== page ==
As criticism of Uber has mounted over the past month, one of its most prominent partners has discussed whether to continue its relationship with the company. Spotify decided not to participate in a press campaign about an upcoming update to the Uber app, The Verge has learned. In an internal company-wide email, the company's head of product refers to discussions the company held about ending Uber's API access, which allows riders to control a driver's sound system from their smartphones.
"For me, given the views I've shared with you regarding Uber and the practices that have been on display there recently, even staying on Uber is not a straightforward decision," wrote Gustav Söderström, Spotify's head of product. "But it also doesn't feel right to punish our users by pulling support for the API. I'd rather try to change behaviour by participating and showcasing what we believe in."
"Even staying on Uber is not a straightforward decision."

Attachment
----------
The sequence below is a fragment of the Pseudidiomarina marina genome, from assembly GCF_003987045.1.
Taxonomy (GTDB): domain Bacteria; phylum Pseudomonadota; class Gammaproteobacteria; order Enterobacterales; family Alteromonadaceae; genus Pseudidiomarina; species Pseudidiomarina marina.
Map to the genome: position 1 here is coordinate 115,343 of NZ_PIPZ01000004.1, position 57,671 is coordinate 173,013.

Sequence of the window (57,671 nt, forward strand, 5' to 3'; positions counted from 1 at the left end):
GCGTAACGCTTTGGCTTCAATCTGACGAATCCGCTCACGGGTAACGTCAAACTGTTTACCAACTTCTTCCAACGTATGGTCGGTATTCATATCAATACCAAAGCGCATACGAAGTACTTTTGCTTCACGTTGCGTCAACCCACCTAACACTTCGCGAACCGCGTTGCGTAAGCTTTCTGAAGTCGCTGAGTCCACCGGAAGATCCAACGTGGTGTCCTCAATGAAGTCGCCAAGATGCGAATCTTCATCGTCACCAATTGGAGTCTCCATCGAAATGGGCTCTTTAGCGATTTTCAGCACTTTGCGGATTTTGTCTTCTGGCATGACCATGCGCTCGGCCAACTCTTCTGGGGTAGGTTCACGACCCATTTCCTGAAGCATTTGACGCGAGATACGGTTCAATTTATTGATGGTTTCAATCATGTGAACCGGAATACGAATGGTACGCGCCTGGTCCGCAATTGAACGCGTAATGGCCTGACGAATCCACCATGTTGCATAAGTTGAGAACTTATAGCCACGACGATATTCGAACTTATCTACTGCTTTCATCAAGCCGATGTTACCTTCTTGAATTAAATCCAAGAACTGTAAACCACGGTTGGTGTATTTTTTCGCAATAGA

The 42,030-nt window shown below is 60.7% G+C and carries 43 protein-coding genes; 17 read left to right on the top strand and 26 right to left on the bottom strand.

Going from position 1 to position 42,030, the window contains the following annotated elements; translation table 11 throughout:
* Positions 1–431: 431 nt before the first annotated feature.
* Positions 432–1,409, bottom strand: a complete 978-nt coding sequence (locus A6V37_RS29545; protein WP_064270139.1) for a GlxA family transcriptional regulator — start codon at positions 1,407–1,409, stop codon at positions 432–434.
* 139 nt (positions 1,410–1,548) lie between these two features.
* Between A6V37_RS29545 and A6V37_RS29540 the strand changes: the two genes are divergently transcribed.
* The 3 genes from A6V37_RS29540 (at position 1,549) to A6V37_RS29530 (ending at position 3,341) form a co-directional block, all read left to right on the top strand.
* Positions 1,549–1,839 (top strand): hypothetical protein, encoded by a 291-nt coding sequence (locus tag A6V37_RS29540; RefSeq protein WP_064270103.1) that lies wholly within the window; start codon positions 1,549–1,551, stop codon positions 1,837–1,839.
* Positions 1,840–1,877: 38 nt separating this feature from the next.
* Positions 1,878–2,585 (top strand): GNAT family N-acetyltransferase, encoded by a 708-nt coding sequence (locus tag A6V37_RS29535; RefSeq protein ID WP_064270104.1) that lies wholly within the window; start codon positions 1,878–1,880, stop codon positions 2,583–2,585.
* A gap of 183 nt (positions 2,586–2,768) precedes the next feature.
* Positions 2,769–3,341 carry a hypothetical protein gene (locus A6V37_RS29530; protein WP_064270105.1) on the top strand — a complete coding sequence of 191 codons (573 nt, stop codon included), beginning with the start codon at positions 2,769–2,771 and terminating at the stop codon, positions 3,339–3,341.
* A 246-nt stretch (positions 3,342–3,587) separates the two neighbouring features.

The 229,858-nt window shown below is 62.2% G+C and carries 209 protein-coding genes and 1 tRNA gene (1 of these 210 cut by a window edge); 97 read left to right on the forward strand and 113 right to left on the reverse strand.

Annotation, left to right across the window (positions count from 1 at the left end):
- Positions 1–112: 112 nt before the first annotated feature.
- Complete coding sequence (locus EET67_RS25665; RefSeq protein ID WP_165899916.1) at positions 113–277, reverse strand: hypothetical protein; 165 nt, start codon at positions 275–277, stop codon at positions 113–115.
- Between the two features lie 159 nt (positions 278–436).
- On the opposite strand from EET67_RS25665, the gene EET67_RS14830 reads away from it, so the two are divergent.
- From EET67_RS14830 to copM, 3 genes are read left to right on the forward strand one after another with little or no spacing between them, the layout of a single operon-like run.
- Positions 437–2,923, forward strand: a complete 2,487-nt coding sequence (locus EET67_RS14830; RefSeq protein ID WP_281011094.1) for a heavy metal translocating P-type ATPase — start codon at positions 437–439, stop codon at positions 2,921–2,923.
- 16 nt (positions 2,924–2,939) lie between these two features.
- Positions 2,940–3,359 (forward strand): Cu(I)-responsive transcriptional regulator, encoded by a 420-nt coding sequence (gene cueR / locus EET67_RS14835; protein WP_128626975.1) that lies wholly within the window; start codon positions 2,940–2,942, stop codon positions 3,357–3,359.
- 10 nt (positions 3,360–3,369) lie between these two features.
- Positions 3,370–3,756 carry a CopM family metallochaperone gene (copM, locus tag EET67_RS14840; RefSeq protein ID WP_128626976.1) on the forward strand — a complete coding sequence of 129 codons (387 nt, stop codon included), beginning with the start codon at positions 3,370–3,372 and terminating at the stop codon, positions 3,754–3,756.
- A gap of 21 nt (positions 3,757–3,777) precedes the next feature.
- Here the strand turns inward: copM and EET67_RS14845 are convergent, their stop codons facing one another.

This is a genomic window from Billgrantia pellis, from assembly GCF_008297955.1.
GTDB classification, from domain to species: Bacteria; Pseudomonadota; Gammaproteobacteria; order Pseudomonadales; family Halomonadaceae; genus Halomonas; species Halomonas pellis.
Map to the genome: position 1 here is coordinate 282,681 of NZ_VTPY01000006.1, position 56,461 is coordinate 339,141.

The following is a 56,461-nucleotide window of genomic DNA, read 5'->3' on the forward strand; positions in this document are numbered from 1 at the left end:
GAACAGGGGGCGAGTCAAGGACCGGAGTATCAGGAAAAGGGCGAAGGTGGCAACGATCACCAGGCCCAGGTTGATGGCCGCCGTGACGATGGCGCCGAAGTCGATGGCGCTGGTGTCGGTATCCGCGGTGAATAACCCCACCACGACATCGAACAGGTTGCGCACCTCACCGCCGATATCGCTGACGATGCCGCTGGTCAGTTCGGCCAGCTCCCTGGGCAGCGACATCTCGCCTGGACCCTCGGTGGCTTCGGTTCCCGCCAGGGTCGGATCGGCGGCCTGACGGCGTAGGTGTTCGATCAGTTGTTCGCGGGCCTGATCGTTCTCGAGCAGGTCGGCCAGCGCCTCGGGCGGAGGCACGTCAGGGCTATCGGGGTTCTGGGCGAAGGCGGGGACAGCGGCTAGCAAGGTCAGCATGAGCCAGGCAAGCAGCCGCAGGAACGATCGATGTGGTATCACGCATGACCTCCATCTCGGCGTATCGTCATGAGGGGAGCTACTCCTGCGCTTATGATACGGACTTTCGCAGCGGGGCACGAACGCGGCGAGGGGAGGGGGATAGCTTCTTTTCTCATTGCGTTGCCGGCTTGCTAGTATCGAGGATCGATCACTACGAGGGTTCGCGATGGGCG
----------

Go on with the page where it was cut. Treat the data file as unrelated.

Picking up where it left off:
Söderström's email comes after a series of missteps at the ride-hailing giant, which included a blockbuster account of sexism from a former engineer, a widely viewed video of CEO Travis Kalanick insulting a driver, and a report about an internal effort to skirt local regulations.
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The internal debate at Spotify suggests that at least one of Uber's partners have become wary of associating with a company that has lately been almost as well known for its scandals as it has its transportation service. Some early Uber investors have also sought to distance themselves from the company, presumably in part over fears that the association would damage future investment prospects.
Uber added Spotify integration in 2014, giving riders the ability to control drivers' sound systems. Pandora was added as an alternate option last September. An app redesign last year removed Spotify and Pandora from the app; that feature is apparently set to return in an upcoming update. The music streaming integration is part of Uber's efforts to get riders to use its app during trips, which will create opportunities for the company to sell advertising, among other things.
Spotify and Uber declined to comment.
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